The federal government is considering allowing Australia’s biggest banks to provide those on welfare with a benefits quarantining-type card as part of the contentious Cashless Debit Card (CDC) scheme.

The CDC, labelled as “racist” by senators previously, kicked off in 2016 as a trial. It aims to govern how those in receipt of welfare spend their money, with the idea being to both prevent the sale of alcohol, cigarettes, and some gift cards and block the funds from being used on activities such as gambling.

Participants of the CDC trial have 80% their funds placed on a card, which is managed by Indue, with the remaining 20% to be paid into a bank account.

In the 2021-22 Budget, delivered last month, the government said it would be providing funding to support the continuation of the CDC, but did not disclose how much.

During Senate Estimates on Thursday night, Minister for Families and Social Services Anne Ruston said part of the funding would be used to explore the addition of further financial institutions as CDC providers, with Indue currently being the sole provider.

“Investigating the opportunity for multi-issuer on the card so that it wasn’t just Indue that was the issuer,” she said. “A couple of weeks ago, [I] met with the Traditional Credit Union as an example of a potential other financial deposit-taking institution that may be able to be an issuer of the card, and we’re also working with the major banks.”

There is a CDC technology working group, which includes ANZ Bank, Commonwealth Bank, National Australia Bank, Westpac, Eftpos, the Minderoo Foundation, Coles, Woolworths, Australia Post, and Metcash, that has been explained as working to ensure a seamless experience for those on the scheme.

“We’ve been working with the major banks and making sure that the technology that supports the card is as user friendly as possible,” Ruston said Thursday. “And we’re very pleased with the progress there, but certainly the opportunity for the major banks to also be issuers is something that we would welcome.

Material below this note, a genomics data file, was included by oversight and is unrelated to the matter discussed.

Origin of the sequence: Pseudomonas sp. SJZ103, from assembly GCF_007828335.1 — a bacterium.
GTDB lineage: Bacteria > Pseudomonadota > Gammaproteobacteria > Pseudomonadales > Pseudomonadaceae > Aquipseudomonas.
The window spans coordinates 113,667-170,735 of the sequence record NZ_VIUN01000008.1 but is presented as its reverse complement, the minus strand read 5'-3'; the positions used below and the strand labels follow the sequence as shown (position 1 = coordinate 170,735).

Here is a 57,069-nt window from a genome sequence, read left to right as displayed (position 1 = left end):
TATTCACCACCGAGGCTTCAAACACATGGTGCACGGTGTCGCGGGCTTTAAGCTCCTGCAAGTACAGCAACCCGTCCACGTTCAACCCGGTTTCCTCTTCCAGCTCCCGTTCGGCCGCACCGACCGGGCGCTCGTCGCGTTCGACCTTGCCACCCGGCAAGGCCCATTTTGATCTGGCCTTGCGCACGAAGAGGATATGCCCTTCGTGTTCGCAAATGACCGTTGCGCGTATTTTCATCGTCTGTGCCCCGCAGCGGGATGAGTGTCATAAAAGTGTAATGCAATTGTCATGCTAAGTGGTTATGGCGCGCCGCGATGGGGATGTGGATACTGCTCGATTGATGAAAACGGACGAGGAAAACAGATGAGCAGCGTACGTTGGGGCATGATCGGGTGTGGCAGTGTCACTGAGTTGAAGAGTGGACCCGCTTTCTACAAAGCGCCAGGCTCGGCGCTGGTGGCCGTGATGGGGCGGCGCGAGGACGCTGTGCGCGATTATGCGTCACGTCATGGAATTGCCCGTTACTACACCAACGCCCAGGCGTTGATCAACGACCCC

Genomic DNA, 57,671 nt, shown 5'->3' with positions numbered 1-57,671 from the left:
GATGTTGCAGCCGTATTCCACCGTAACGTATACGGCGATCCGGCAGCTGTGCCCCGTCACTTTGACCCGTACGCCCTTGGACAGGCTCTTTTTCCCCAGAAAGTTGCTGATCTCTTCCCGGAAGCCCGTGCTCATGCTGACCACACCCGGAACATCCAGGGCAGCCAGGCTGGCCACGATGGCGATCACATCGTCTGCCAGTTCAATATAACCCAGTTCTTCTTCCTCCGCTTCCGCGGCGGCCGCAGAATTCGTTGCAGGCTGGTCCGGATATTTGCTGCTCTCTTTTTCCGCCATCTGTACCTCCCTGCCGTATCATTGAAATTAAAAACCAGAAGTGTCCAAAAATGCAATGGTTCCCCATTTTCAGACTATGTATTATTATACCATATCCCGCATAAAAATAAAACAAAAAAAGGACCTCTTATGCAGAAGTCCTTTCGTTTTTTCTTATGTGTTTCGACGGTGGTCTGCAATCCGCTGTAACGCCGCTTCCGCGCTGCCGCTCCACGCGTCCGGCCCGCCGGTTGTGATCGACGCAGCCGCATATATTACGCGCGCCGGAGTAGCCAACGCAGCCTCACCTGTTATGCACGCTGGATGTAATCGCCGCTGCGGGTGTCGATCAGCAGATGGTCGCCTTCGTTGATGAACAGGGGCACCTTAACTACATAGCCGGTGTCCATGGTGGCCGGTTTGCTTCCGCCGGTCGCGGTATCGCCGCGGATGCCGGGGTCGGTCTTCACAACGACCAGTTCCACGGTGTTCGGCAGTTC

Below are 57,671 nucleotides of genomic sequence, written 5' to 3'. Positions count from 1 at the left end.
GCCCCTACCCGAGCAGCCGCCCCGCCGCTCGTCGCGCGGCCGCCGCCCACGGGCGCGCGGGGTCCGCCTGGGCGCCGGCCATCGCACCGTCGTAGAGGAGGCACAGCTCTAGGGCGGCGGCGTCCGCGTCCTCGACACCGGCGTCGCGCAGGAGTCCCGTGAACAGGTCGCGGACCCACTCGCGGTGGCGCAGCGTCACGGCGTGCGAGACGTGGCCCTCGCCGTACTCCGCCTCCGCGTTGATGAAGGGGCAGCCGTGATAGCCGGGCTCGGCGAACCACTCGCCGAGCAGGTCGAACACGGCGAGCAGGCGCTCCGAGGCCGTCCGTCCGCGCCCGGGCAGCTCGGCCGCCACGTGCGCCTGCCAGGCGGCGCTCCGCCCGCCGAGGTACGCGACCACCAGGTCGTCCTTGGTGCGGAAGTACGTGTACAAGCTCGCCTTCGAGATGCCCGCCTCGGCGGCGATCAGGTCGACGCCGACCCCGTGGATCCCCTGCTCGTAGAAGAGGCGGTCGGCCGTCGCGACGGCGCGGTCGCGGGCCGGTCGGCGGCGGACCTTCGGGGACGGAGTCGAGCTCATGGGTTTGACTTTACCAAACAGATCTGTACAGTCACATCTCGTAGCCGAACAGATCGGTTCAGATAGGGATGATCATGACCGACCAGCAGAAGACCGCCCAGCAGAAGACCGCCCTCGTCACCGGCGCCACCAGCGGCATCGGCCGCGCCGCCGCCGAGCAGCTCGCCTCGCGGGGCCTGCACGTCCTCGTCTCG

“That’s part of the ongoing process of making sure that our approach to this technology is one that’s absolutely seamless experience for the person who’s using it.”

Total expenditure for the CDC in 2019-20 was AU$29.4 million. This comprised AU$14 million for Indue, AU$12 million labelled as departmental, about AU$1.5 million spent on evaluation, AU$370,000 on communications, and the remainder was spent on technology.

In March, Indue was afforded AU$26 million to expand the CDC scheme into the Northern Territory and Cape York, bringing the total amount pocketed by the company since 2015 to AU$70 million.

In response to questions taken on notice during the last round of Senate Estimates, the Department of Social Services confirmed there have been six notifiable data breaches that occurred when attempting to contact CDC participants.

“The six affected participants were notified via registered post of the breaches and provided with a copy of the original correspondence,” the department said. “Processes have been amended to prevent further breaches.”

See also: Minister apologises for myGov breach of Redress Scheme survivor’s information

When asked if it was “still government policy to look for efficiencies in the portfolio by targeting social security payments and benefits”, Ruston said there were no measures under investigation in relation to finding efficiencies in the department in regards to social security payments.

Last month, Opposition Leader Anthony Albanese said he would scrap the CDC if Labor were to win the next federal election. Labor Senator for the Northern Territory Malarndirri McCarthy said scrapping the scheme would be an opportunity to “reset the whole conversation”.

“The federal government’s own report — AU$2 million report — has shown that it isn’t working in regards to reducing violence, in regards to reducing gambling,” she said at the time. “We have seen the long term ramifications here. It is not working.

“Of course, we’re working towards, no doubt a cashless society, but let’s hope we do that with genuine consultation with all Australians. When you impose a draconian piece of legislation on the most impoverished and disadvantaged Australians, that’s not a choice.”

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